Hostname: page-component-77c89778f8-7drxs Total loading time: 0 Render date: 2024-07-21T17:57:38.876Z Has data issue: false hasContentIssue false

Empirical tests for ex post moral hazard in a market for automobile insurance

Published online by Cambridge University Press:  03 November 2021

David Rowell*
Centre for the Business and Economics of Health (CBEH), The University of Queensland, 4067 Brisbane, Australia
Son Nghiem
Centre for Applied Health Economics and School of Medicine and Dentistry, Griffith University, 4111 Brisbane, Australia
Luke B. Connelly
Centre for the Business and Economics of Health (CBEH), The University of Queensland, 4067 Brisbane, Australia Department of Sociology and Business Law, The University of Bologna, 40126 Bologna BO, Italy
*Corresponding author: E-mail:


Ex post moral hazard arises when the insured has an unobservable influence on the size of a loss after its occurrence. In automobile (property) insurance, ex post moral hazard could increase in the scope of the repairs and/or the value of the repairs. Both vehicle owners and auto repairers could gain from increasing the scope of repairs, while auto repairers would gain from an increase in the value of repairs. An analysis of 994 Australian road traffic crashes found that ex post moral hazard increased the value of repairs by 46.8 per cent of which 9 percentage points was explained by an increase in the scope of the repairs, which was defined as an increased from 2 to 2.4 parts per auto repair.

Original Research Paper
© The Author(s), 2021. Published by Cambridge University Press on behalf of Institute and Faculty of Actuaries

Access options

Get access to the full version of this content by using one of the access options below. (Log in options will check for institutional or personal access. Content may require purchase if you do not have access.)


Abbring, J., Chiappori, P.A., & Zavadil, T. (2007). Better safe than sorry? Ex ante and ex post moral hazard in dynamic insurance data. Tinbergen Institute Discussion Paper No. 08-075/3 Center Discussion Paper No. 2008–77.Google Scholar
Abbring, J.H., Chiappori, P.A., & Pinquet, J. (2003). Moral hazard and dynamic insurance data. Journal of the European Economic Association, 1, 767820.CrossRefGoogle Scholar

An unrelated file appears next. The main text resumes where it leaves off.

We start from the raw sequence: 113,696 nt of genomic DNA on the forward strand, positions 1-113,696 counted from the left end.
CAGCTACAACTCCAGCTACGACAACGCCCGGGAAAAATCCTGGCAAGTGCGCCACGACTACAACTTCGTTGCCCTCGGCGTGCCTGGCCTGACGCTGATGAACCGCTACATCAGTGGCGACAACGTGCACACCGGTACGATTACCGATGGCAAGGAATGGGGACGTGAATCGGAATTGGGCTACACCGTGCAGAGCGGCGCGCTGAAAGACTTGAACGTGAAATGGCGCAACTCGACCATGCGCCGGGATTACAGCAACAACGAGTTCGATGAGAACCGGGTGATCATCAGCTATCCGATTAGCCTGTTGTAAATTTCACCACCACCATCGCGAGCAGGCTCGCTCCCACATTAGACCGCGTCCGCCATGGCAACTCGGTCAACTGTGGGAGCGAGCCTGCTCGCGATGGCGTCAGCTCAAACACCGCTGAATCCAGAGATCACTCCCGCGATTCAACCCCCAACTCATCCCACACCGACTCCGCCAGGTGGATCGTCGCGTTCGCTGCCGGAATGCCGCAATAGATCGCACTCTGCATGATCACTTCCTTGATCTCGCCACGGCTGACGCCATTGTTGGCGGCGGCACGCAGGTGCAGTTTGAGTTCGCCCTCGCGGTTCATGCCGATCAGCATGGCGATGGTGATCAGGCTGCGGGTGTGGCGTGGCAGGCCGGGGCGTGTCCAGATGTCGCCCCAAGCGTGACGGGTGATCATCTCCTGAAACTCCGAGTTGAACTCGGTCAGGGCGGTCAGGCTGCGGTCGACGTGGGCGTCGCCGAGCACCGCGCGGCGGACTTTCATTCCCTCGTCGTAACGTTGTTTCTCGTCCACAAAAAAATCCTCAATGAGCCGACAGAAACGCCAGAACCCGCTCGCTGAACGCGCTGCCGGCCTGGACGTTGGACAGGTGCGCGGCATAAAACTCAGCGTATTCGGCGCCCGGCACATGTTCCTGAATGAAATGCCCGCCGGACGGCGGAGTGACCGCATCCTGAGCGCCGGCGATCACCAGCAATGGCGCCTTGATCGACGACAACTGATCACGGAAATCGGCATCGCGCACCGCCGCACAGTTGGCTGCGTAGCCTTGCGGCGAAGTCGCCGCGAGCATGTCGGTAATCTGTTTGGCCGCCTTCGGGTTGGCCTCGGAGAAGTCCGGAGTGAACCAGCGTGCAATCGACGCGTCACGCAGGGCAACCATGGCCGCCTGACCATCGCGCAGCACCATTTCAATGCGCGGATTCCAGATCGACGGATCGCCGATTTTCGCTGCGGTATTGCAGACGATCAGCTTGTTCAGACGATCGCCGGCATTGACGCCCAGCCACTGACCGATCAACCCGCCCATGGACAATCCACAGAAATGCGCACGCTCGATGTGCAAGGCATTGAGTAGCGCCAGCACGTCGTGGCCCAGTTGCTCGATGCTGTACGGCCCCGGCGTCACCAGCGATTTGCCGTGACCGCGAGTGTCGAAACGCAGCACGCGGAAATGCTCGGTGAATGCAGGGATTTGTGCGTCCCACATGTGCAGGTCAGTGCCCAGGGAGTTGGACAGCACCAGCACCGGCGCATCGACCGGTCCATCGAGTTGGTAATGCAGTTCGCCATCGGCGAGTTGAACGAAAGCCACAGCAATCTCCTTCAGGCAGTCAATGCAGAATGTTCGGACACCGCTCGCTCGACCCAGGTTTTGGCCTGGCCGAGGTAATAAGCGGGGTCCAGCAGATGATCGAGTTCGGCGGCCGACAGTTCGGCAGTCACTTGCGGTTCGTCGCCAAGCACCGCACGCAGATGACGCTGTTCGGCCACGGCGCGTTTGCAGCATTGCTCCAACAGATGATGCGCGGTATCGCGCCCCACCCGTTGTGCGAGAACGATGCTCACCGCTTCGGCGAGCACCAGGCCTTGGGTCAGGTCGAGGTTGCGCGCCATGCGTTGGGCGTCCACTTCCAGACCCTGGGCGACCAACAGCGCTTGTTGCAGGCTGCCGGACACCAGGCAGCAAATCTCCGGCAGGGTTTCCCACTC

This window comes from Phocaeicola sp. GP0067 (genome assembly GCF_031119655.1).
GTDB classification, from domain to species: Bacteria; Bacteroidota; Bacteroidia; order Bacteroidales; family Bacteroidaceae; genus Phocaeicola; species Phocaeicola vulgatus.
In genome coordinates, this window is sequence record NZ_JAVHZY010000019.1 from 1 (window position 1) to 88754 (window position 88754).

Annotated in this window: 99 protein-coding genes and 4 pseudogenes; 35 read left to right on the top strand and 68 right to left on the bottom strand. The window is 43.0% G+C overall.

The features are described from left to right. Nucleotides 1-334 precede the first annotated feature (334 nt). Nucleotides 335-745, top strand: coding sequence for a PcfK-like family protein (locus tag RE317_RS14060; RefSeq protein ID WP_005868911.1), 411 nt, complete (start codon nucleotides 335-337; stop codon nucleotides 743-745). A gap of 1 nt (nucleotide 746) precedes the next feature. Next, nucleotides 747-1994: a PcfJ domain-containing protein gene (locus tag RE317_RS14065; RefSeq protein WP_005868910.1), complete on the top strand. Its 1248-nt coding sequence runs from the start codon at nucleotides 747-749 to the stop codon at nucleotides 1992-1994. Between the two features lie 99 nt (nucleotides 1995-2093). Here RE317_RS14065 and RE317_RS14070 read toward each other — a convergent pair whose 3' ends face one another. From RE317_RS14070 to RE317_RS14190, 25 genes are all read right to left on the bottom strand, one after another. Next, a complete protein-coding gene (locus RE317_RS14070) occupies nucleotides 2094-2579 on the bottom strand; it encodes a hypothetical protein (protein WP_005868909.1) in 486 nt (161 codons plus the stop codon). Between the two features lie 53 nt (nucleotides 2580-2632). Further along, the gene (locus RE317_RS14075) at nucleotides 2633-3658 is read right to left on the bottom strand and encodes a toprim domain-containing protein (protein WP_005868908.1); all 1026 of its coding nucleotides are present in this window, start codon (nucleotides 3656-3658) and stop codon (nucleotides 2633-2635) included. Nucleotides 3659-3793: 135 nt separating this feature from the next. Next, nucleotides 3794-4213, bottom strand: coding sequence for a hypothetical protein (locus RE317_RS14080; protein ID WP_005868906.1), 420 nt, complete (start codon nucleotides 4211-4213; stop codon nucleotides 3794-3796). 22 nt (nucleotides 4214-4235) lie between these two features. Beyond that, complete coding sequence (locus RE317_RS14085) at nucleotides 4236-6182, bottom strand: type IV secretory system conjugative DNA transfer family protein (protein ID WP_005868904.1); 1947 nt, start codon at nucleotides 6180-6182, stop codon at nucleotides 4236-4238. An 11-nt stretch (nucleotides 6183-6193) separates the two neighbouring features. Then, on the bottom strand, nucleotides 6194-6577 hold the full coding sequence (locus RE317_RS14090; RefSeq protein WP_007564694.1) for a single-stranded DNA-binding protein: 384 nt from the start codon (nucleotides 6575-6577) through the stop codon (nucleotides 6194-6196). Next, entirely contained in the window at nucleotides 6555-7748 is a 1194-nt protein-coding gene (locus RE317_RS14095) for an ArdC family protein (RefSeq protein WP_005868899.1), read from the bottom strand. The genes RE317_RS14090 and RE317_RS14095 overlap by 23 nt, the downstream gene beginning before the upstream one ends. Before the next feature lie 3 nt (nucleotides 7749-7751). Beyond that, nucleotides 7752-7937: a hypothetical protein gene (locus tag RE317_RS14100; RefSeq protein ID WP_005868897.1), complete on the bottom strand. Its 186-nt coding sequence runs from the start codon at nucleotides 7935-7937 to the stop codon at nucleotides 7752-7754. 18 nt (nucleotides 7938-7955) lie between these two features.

Arrow, K.J. (1963). Uncertainty and the welfare economics of medical care. The American Economic Review, LIII, 941973.Google Scholar
Artís, M., Ayuso, M., & Guillén, M. (1999). Modelling different types of automobile insurance fraud behaviour in the Spanish market. Insurance: Mathematics and Economics, 24, 6781.Google Scholar
Artís, M., Ayuso, M., & Guillen, M. (2002). Detection of automobile insurance fraud with discrete choice models and misclassified claims. The Journal of Risk and Insurance, 69, 325340.CrossRefGoogle Scholar
Australian Bureau of Statistics. (2004). 2004 Year book Australia (ABS cat. no. 1301.0).Google Scholar
Australian Bureau of Statistics. (2006). Population by age and sex, Australian States and Territories (ABS cat. no. 3201.0).Google Scholar
Bednall, D., & Shaw, M. (2002). Response rates in Australian market research: area differences in consumer response. In ANZMAC 2002 Conference Proceedings.Google Scholar
Belhadji, E.B., Dionne, G., & Tarkhani, F. (2000). A model for the detection of insurance fraud. The Geneva Papers on Risk and Insurance, 25, 517538.CrossRefGoogle Scholar
Bureau of Transport Economics. (2000). Road crash costs in Australia (BTE Report 102). Bureau of Transport Economics, Canberra.Google Scholar
Caron, L., & Dionne, G. (1999). Insurance fraud estimation: more evidence from Qubec automobile insurance industry. In G. Dionne & C. Laberge-Nadeau (Eds.), Automobile insurance: Road Safety, New Drivers, Risks, Insurance Fraud and Regulation (pp. 175–182). Boston: Kluwer Academic Publishers.Google Scholar
Chiappori, P.A. (2000). Econometric models of insurance under asymmetric information. In G. Dionne (Ed.), Handbook of Insurance (pp. 365393). Boston: Kluwer Academic Publishers.CrossRefGoogle Scholar
Chiappori, P.A., & Salanié, B. (2000). Testing for asymmetric information in insurance markets. The Journal of Political Economy, 108, 5678.CrossRefGoogle Scholar